The relationship between film and dance is a rocky one with directors carefully manoeuvring around the many pitfalls of such a coupling. Some have had success and others have failed quite spectacularly.
More recently we have seen Tom Hiddleston in Crimson Peak dance the waltz and look incredibly suave in doing so, as if he couldn’t get any cooler. No doubt Christoph Waltz may have given him a few lessons…
For every Vincent Vega there is a Troy Bolton, making us squeamish at the prospect of yet another dance sequence on film. We take a look at some of the most unnerving dance sequences in film.
Brace yourself, you
The Silence of the Lambs – Ted Levine
With Anthony Hopkins portraying the psychotically stylish, Dr Hannibal Lecter, and Jodie Foster as the inquisitive Clarice Starling, there are a plethora of jarring moments that have made this a film worthy of its iconic status.
But it is Ted Levine’s “Buffalo Bill” that adds a bit of flair to The Silence of the Lambs.
Cue the bizarre dance scene where Buffalo Bill showcases his body of work, so to speak, all to the weirdly fitting music of Q Lazzarus. Adding to this is the 80s music video feel to the scene as he poses and dances whilst recording himself on camera.
The final ‘reveal’ of Buffalo Bill in his skin suit is shocking when you realise he is showcasing the fruits of his labour.
Ex Machina – Oscar Isaac
Alex Garland has cultivated a reputation of being one of the most bankable names in Hollywood as a writer but it is his directorial debut, Ex Machina, that’s particularly noteworthy.
The methodical build-up of the story, with one of the characters intentions shrouded in smoke, adds to the sense of eeriness that is perfectly played out by Domhnall Gleeson and Oscar Isaac.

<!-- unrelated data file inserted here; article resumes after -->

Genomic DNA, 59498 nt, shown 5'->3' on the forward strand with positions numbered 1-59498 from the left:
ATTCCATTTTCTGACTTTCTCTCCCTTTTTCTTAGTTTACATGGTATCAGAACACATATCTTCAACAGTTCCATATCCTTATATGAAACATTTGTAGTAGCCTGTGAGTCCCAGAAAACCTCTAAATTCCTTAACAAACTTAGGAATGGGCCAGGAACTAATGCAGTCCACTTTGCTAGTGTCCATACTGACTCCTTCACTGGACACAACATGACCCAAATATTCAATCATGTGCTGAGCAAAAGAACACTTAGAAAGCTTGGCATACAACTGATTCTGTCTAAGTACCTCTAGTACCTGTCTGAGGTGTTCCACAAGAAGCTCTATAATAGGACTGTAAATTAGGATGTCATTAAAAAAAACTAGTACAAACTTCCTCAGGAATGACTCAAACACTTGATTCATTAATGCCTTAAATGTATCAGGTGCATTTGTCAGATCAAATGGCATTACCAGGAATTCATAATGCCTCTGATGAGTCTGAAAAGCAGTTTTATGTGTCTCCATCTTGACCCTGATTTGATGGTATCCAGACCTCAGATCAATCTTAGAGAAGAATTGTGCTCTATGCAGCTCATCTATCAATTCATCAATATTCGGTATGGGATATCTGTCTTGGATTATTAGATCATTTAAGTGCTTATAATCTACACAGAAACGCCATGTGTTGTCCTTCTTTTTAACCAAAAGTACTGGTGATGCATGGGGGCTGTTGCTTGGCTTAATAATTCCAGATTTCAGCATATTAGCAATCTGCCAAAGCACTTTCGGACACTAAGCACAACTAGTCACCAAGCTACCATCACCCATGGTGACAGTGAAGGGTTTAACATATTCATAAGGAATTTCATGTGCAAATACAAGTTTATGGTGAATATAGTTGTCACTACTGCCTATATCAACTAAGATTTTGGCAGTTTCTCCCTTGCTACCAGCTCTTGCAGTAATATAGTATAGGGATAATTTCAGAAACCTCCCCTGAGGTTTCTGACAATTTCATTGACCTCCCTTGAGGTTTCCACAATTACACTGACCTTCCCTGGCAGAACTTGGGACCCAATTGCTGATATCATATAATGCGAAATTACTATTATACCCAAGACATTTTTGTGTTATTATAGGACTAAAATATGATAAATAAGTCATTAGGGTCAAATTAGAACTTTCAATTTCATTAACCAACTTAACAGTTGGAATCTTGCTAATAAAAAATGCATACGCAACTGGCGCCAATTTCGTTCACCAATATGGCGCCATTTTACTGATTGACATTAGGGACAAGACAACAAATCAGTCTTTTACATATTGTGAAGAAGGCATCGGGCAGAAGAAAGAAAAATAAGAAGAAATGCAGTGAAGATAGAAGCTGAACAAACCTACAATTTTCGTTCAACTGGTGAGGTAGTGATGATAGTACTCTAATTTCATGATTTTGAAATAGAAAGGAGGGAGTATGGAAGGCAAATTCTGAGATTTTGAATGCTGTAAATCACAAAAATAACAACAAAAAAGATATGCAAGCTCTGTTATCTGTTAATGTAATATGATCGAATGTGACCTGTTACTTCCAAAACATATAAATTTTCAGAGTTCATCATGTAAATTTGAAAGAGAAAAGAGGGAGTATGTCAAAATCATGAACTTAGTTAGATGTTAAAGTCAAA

We then witness one of the most unfathomable dance scenes you’d expect where Oscar Isaac’s Nathan “tears up the fucking dance floor” to Oliver Cheatham’s Get Down Saturday Night.
The stupefied expression from Gleeson pretty much says it all. It’s a scene that shouldn’t work but does and makes Isaac seem more unhinged. The effortless choreography lifts the scene beyond cringe to a new level of pure deranged psychotic goodness.
Ella Enchanted – Hugh Dancy
There is no other way to truly get your skin crawling than a mass group breaking out in dance and Ella Enchanted has this down to a tee.
Wholesome, sickeningly charming and perfect dance sequences can make it as difficult to endure as the bloodiest of horrors out there. With a happily-ever-after ending, it is the final scene where we see Hugh Dancy and Anne Hathaway come together to Elton John’s Don’t Go Breaking My Heart.
It is what you come to expect from a film of this kind and understandably so with everyone seemingly all miraculously knowing the same dance moves. It was 2004, after all, but is nevertheless still jarring to see Hugh Dancy in such a role as we’ve come to know from his great performance in Hannibal.
Maybe Bryan Fuller should have pitched such an unholy duet between Will Graham and Hannibal Lecter for Hannibal season four…